Palm Sunday, on the 29th March 1461 was an awful day for weather in North Yorkshire. For most of the day a snowstorm raged. This did not stop a famous and bloody battle from taking place at Towton, during the War of the Roses.
Opposing sides, fighting for the Houses of York and Lancaster to bring about their choice of King, met over a large area of countryside near Tadcaster, between Leeds and York. 75,000 Englishmen took part in the battle, which lasted ten hours and took place during the snowstorm.
At the end of the day, 28,000 men lay dead with thousands more severely wounded, the bloodiest battle ever to take place on English soil. (See my earlier review – Towton Battlefield).
Towton, the nearest village, is but a short walk from the battle-site. The Rockingham Arms village pub is the headquarters of the Towton Battlefield Society, who have created a circular walk and have placed interpretation boards and vantage points around the site. The walk is a fascinating and eye-opening experience and so well worth a tootle round.
The Society could not have chosen a better local pub for it’s activities, for it is friendly, welcoming and serves great meals, all in comfortable, relaxed surroundings.
This is a great place to visit before or after completing the walk.
From the roadside, it is at the end of the village, is illuminated at night and looks cosy and inviting.
On entering, we emerged into the dark-wood floored lounge area, complete with leather sofas, low wooden tables and – joy of joys – a real coal fire glowing in the hearth.
We were immediately put at ease by the friendly, smart, black-clad staff and a welcome from the affable landlord. This is a family run pub whose staff who are a pleasure to meet.
The resident real ales on the bar were Yorkshire beers, John Smith’s from a couple of miles down the road and Black Sheep from Masham. Both were on exceptional form. The rotating guest beer was, on this occasion, Wells’ Try Time from Bedford. I surmise that this is a special edition created for the Six Nations Rugby Tournament. It was not to my taste however and a bit of a disappointment compared to it’s stable mate, the delicious Bombardier.
Modern lagers are also available on pump, including the zingy Peroni.
The pub has a recent Cask Marque award for the quality of it’s beers.
The layout of this dining-pub is an intriguing higgle-piggle of rooms leading off the lounge area.
There is a larger dining room straight ahead, with two smaller and more intimate rooms to the rear. All are half wood panelled in light colours and tastefully decorated. On the tables were tea-light candles in coloured glass pots. Discreet white string lights added to the cosy feel.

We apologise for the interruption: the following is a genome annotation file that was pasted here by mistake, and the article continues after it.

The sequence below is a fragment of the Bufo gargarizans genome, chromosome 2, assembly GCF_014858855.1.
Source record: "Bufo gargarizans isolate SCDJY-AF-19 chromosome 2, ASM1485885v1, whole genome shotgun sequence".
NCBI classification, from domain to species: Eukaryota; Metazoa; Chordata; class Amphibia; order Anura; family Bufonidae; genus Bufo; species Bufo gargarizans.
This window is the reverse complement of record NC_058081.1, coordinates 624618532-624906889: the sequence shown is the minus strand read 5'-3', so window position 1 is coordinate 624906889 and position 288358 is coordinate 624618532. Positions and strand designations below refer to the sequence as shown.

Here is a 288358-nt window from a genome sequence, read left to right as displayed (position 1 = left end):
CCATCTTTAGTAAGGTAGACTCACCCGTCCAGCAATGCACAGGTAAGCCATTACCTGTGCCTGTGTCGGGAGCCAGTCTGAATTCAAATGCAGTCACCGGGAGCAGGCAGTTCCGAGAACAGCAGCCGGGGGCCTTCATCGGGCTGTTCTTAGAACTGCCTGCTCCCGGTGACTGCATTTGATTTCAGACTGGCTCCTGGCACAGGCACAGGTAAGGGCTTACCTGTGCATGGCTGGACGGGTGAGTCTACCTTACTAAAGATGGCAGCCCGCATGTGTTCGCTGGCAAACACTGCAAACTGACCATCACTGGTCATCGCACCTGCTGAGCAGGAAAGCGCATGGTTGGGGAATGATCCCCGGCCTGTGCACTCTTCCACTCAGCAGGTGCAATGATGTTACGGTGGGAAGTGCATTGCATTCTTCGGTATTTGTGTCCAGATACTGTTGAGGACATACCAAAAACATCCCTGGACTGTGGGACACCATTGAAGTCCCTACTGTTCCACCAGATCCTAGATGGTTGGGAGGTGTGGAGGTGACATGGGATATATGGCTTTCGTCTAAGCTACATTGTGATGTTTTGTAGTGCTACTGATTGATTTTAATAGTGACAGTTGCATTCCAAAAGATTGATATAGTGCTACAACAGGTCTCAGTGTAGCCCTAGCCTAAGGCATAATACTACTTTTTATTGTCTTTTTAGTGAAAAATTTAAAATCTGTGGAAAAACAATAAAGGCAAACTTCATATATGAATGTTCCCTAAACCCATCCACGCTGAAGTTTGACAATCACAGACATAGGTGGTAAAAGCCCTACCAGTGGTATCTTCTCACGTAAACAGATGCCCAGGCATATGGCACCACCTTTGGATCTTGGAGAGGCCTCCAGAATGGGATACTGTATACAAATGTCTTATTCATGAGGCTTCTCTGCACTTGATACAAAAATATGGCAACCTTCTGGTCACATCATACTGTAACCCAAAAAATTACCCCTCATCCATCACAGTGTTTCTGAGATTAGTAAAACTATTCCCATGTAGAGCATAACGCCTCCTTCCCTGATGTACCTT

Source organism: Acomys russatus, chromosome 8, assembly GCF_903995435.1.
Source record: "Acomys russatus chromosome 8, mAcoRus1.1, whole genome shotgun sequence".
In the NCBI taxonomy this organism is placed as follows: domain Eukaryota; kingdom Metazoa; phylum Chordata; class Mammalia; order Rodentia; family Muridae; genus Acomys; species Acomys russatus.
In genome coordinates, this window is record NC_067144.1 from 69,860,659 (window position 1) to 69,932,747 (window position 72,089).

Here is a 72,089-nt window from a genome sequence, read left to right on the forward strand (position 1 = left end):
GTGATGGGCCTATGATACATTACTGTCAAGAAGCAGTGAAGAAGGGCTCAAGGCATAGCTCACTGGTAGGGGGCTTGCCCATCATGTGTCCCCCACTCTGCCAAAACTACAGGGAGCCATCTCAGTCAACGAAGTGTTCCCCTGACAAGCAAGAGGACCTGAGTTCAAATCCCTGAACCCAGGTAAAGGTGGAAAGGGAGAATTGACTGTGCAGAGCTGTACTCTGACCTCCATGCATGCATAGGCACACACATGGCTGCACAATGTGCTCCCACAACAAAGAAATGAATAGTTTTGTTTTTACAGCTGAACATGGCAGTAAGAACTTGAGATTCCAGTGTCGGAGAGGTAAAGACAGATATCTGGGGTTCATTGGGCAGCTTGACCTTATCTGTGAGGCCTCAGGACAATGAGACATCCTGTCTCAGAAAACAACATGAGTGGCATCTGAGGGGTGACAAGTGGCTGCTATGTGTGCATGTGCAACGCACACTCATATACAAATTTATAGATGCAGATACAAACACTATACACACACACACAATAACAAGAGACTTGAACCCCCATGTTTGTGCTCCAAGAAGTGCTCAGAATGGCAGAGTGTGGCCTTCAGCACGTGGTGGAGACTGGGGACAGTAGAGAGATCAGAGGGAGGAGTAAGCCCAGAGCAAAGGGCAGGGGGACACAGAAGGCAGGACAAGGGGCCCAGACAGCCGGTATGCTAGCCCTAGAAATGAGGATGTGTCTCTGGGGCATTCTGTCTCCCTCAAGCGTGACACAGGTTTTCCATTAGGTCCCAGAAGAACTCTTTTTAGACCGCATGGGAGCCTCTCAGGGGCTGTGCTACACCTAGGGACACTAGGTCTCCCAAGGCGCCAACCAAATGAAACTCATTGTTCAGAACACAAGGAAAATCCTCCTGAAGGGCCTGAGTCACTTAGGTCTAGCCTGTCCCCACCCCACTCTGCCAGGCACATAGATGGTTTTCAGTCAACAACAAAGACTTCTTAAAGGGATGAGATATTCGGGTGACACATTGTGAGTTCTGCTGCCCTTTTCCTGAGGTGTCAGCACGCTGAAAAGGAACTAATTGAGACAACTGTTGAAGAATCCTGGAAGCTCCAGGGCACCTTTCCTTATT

There is a large and airy dining conservatory to the rear which overlooks the lawned beer garden too. Great for Summer dining.
Word of mouth positivity about this pub had reached us and we were keen to give it a go.
As we took our ease in the lounge, we were presented with complimentary warm French bread and real butter to nibble on whilst we perused the menus.
There are several choices of menu, all using local produce in season.
Bargain hunters can take advantage of the Early Bird, from 5pm to 7pm on Tuesdays to Thursdays. This is a simple menu of three choices from each course at 2 courses for £12 or three for £15. An excellent deal.
Sunday Lunch is available with a greater choice of 5 starters, 5 mains and 4 desserts at 2 courses for £16 or 3 courses for £19. All the usual suspects of roasts and accompaniments are here.
My party however, went for the A La Carte menu which gave us a choice of 9 starters from £4.95 to £10.50 (this one to share), 6 mains plus four fish and two steak options from £11.95 to £19.50 and seven desserts from £4.95 to £8.50.
My partner and I chose the Sharing Platter starter which was served on a plank.
This grabbed the attention of fellow diners, beautifully presented with a gorgeous ham hock terrine, which came with a pot of piccalilli, chicken liver pate, juicy tempura tiger prawns, large olives, intense sun-dried tomatoes, a lovely fresh salad and a mountain of toasted ciabatta slices. Heaven on a plank and highly recommended.
My main course was Moroccan Lamb Tagine. This was a mild and tasty stew of tender lamb in a sauce of coriander, turmeric, chilli, cumin and garlic, accompanied by a light and fluffy lemon and coriander cous-cous. Delicious.
Around the table, a short-crust steak and Black Sheep ale pie with an assortment of seasonal vegetables, lovely pink duck breast with pink peppercorn sauce and rosemary dauphinoise potatoes, fillet of sea-bream and the fish pie all gained appreciative comments.
Not one of my party of six could contemplate the thought of dessert, so sated were they.
All have planned future visits. We will continue to spread the word about this gem of a dining experience.
The waiting staff were polite and efficient. Both the landlord and the chef came out to ask diners about their satisfaction with the meals, a nice if unusual touch for a pub and shows that they care. This was a convivial night with quality food at exceptional prices.
Battle your way through delightful countryside to LS24 9PB, whilst for further details and menus go to “www.therockinghamarms.com”:http://www.therockinghamarms.com.